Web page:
Netanyahu poised for comeback in Israeli election, exit polls show

Israel's longest-serving premier, on trial over corruption charges which he denies, was poised to take 61-62 seats in the 120-seat Knesset, according to Israeli television exit polls

November 02, 2022 04:45 am | Updated 04:45 am IST - JERUSALEM

Likud party chairman Benjamin Netanyahu and his wife Sara vote at a polling station during Israeli elections in Jerusalem on November 1, 2022

Likud party chairman Benjamin Netanyahu and his wife Sara vote at a polling station during Israeli elections in Jerusalem on November 1, 2022 | Photo Credit: AP

Former Israeli Prime Minister Benjamin Netanyahu appeared well placed to return to power after exit polls following Tuesday's election showed his right-wing bloc heading for a narrow majority lifted by a strong showing from his far-right allies.

Israel's longest-serving premier, on trial over corruption charges which he denies, was poised to take 61-62 seats in the 120-seat Knesset, according to Israeli television exit polls.

“It’s a good start,” Mr. Netanyahu (73) said in a video broadcast by Israel’s public broadcaster Kan 11, but added that exit polls were not the real count.

A final result is not expected until later in the week, and wrangling broke out immediately with Netanyahu’s Likud party warning of possible attempts to falsify the results.

Israel’s fifth election in less than four years exasperated many voters but turnout was nonetheless reported at the highest levels since 1999.

The campaign was shaken up by firebrand West Bank settler Itamar Ben-Gvir and his ultra-nationalist Religious Zionism list, now poised to be the third-largest party in parliament after surging in from the political margins.

Mr. Netanyahu’s record 12-year consecutive reign ended in June 2021 when centrist Yair Lapid and his coalition partner Naftali Bennett managed to stitch together an alliance that included an Arab party for the first time.

Security on the streets and soaring prices topped the list of voter concerns in a campaign triggered by defections from Prime Minister Lapid’s unlikely ruling coalition of right-wing, liberal and Arab parties.

Mr. Lapid’s camp was poised to take 54-55 seats, making it the second-largest party in parliament, according to the polls.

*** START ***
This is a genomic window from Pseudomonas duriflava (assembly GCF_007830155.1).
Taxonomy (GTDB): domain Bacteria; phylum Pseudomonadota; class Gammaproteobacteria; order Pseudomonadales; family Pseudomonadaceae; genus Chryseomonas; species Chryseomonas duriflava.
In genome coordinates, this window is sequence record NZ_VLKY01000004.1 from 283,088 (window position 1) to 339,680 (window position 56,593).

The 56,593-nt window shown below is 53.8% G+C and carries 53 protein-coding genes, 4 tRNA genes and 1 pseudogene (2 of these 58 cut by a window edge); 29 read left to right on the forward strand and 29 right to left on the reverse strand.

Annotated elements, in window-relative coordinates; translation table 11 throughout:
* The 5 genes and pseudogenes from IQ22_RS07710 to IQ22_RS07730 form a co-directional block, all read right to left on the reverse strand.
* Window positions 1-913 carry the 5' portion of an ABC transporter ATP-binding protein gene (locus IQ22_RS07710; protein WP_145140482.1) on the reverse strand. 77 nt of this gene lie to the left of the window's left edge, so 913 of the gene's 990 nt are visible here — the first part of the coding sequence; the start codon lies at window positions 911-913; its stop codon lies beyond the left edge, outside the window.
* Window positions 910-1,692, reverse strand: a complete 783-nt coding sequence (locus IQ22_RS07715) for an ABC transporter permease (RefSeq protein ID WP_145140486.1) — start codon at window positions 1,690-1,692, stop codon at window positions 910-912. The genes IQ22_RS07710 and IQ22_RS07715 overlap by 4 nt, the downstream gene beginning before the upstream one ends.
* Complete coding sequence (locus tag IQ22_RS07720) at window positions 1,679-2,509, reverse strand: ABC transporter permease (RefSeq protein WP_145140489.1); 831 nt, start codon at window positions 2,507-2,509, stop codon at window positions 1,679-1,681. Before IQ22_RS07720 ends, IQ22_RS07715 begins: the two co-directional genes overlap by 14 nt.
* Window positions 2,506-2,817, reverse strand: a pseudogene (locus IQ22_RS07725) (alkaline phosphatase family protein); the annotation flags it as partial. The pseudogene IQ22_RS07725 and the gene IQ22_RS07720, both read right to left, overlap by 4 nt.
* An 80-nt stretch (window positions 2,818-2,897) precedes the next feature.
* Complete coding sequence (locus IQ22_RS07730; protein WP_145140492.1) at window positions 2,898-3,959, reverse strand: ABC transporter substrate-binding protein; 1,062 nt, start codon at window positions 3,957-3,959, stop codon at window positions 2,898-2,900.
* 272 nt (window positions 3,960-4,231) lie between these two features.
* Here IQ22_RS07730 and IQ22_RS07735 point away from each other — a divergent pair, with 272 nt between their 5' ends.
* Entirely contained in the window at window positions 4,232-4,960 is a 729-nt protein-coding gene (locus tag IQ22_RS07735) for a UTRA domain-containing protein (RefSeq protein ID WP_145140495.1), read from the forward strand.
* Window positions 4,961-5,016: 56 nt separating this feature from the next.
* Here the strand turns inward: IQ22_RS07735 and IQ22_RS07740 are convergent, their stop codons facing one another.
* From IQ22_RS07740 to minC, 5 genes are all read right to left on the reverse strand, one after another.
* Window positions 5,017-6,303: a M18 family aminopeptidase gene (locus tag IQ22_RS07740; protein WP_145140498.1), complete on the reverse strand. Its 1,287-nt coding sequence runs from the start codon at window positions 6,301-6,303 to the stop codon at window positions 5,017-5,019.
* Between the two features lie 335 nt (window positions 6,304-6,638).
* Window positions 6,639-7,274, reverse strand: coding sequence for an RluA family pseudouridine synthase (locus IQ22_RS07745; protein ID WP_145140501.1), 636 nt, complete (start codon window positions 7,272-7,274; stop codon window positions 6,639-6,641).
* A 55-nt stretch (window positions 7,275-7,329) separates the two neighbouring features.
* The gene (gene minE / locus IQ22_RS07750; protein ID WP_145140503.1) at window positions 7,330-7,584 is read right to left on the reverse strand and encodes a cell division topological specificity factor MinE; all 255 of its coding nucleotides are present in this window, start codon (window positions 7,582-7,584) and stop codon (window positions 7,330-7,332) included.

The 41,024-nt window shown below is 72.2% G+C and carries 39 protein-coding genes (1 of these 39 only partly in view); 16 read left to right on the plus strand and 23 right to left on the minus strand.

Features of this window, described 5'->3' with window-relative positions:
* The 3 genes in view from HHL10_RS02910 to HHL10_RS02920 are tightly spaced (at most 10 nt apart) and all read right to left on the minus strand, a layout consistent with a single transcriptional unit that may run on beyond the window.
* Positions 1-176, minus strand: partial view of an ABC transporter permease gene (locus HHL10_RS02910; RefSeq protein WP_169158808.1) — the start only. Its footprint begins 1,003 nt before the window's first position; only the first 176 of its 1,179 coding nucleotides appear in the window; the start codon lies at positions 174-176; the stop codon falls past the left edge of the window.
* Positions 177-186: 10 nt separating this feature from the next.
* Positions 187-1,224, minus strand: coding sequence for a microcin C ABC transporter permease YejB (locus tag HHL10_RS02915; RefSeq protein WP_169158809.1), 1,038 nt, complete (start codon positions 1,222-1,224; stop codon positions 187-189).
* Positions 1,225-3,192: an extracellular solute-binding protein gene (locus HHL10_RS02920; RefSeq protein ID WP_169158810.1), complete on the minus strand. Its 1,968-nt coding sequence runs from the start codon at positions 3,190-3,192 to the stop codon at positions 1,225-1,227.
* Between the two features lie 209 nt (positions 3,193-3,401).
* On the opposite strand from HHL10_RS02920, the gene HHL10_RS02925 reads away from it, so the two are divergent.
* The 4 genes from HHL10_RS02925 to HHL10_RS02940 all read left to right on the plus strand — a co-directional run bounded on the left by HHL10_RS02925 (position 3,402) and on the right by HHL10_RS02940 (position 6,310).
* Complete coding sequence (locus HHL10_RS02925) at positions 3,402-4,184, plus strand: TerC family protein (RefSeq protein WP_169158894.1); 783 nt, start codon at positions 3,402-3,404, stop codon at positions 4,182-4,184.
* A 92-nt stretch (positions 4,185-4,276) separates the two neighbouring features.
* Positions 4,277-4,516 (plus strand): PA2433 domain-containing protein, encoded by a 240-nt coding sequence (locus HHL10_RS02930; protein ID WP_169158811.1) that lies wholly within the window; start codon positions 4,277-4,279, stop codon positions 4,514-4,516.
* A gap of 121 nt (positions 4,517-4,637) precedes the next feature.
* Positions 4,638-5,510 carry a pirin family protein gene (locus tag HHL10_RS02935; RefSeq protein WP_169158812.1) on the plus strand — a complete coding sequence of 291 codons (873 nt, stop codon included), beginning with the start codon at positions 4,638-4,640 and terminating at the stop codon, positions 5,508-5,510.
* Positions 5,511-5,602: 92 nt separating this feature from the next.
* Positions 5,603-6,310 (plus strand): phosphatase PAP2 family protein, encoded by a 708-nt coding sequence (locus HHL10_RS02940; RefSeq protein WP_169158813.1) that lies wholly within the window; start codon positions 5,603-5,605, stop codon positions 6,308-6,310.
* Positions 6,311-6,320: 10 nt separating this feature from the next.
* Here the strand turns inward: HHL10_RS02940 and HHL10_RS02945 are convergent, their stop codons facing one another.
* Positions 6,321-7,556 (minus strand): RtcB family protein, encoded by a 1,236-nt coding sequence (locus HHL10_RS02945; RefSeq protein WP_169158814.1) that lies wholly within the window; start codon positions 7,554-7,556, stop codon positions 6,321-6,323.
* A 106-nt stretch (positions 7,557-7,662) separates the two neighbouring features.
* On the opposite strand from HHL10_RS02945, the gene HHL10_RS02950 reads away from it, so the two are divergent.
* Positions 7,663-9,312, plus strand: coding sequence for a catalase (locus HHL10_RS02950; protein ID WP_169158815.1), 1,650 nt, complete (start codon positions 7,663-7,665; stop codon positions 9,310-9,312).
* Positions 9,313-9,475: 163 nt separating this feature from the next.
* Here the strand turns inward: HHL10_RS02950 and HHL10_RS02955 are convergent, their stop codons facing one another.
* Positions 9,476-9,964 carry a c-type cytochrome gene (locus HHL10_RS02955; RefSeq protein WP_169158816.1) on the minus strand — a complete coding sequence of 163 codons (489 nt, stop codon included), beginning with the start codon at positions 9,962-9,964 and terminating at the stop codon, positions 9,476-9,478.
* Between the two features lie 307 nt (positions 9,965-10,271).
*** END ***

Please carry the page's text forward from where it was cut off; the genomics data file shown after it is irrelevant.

He campaigned on his stewardship of the economy as well as diplomatic advances with countries including Lebanon and Turkey. But it was not enough to stop the right.

But the campaign was dominated by the outsized personality of Netanyahu, whose legal battles have fed the stalemate blocking Israel’s political system since he was indicted on bribery, fraud and breach of trust charges in 2019.

Mr. Netanyahu has been counting on support from Ben-Gvir and fellow far-right leader Bezalel Smotrich, who have moderated some extreme positions but still call for anyone deemed disloyal to Israel to be expelled from the country.

The prospect of a government including Ben-Gvir, a former member of Kach, a group on Israeli and U.S. terrorist watchlists, and who was once convicted for racist incitement, risks alarming allies including Washington.

It also reinforced Palestinian scepticism that a political solution to the conflict was likely after a campaign which unrolled against a backdrop of increasing violence in the occupied West Bank, with near-daily raids and clashes.

“The outcome of this election will be a government that will continue conducting crimes against our people while blocking the horizon for a political solution,” said Wasel Abu Youssef, a senior official of the Palestine Liberation Organization.

The outcome could be affected by whether or not Balad, a small Arab party, gets over the threshold for entry into parliament, which could shake up the distribution of seats and potentially thwart Mr. Netanyahu.

The Central Elections Committee said it had found no sign of any manipulation and said there was no basis to rumours of supposed fraud.

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